Car Care Services
Take a few moments and become familiar with our services for more detail on all aspects. Take care of your car and it will take care of you. Following basic car maintenance tips can help keep you on the road and out of the repair shop. A little vehicular TLC can even help stretch your fuel dollar and help the environment too. Here are some car care guidelines:
Most car batteries today are maintenance-free, sealed and can last more than three years. The first sign your battery should be replaced is often trouble starting the engine.
A car tire inflated to 35 pounds per square inch (psi) can lose one psi every month or for every 10 degrees Fahrenheit of temperature change, so your car maintenance checklist should include checking tire pressure. Find the recommended level in the owner’s manual or on a sticker on the driver’s side door jamb. And don’t forget the spare.
Rotate tires every 6,000 miles to prevent uneven wear, replace them when they become worn and have the alignment checked if the car pulls to either side when driving or if you notice uneven tire wear.
Checking and changing oil is critical to keep today’s engines running properly and efficiently. Follow manufacturer guidelines for changing the lubricant – generally, every 3,000 miles or three to six months.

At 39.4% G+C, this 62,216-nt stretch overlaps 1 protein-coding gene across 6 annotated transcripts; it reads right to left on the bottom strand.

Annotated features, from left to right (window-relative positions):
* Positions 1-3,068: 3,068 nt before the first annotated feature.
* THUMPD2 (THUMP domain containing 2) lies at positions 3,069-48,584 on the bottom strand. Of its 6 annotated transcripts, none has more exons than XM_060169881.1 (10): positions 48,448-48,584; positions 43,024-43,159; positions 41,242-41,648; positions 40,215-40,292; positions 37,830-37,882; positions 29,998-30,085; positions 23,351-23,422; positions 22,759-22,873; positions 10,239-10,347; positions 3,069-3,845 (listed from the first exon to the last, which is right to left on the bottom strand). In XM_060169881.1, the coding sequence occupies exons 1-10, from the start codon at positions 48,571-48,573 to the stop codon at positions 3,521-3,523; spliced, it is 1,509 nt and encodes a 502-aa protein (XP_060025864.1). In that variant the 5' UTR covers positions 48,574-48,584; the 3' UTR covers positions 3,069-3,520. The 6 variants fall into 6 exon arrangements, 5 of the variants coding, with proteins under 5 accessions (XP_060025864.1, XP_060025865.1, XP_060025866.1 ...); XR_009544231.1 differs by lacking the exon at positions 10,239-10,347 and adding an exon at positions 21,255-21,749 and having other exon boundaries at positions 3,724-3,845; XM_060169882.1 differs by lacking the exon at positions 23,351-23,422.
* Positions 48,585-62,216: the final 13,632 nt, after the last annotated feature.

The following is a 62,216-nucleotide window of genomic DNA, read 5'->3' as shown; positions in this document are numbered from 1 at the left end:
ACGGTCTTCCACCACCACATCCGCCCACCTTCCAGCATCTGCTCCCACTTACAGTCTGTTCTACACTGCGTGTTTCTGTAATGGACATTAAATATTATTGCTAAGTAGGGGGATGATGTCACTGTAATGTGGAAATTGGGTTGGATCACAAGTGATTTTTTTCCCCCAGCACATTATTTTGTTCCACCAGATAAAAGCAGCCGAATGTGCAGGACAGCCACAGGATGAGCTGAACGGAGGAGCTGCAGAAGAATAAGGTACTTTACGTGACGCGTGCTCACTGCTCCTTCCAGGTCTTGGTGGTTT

Check the oil level with the engine off and the car parked on a level surface. Open the hood, remove the dipstick, wipe it clean with a cloth or paper towel, then return it to the oil reservoir. Take it out again and see whether the level is within the acceptable range marked on the dipstick. If you add oil, don’t overfill, which can damage the engine.
Checking the automatic transmission fluid is another vital item on the car maintenance checklist. Look for a reservoir marked ATF (automatic transmission fluid) and follow the same steps as monitoring the oil level – only this time, with the engine running. Follow manufacturer’s recommendations for change intervals, about every 30,000 miles.
Replace most engine coolant or antifreeze every 30,000 miles – or every two to three years. Newer formulas, however, may last up to 50,000 miles. To check coolant level, turn the car off and wait for the engine to cool. Locate the coolant reservoir (usually a translucent plastic tank) and eyeball the level of the coolant against the full and low indicators.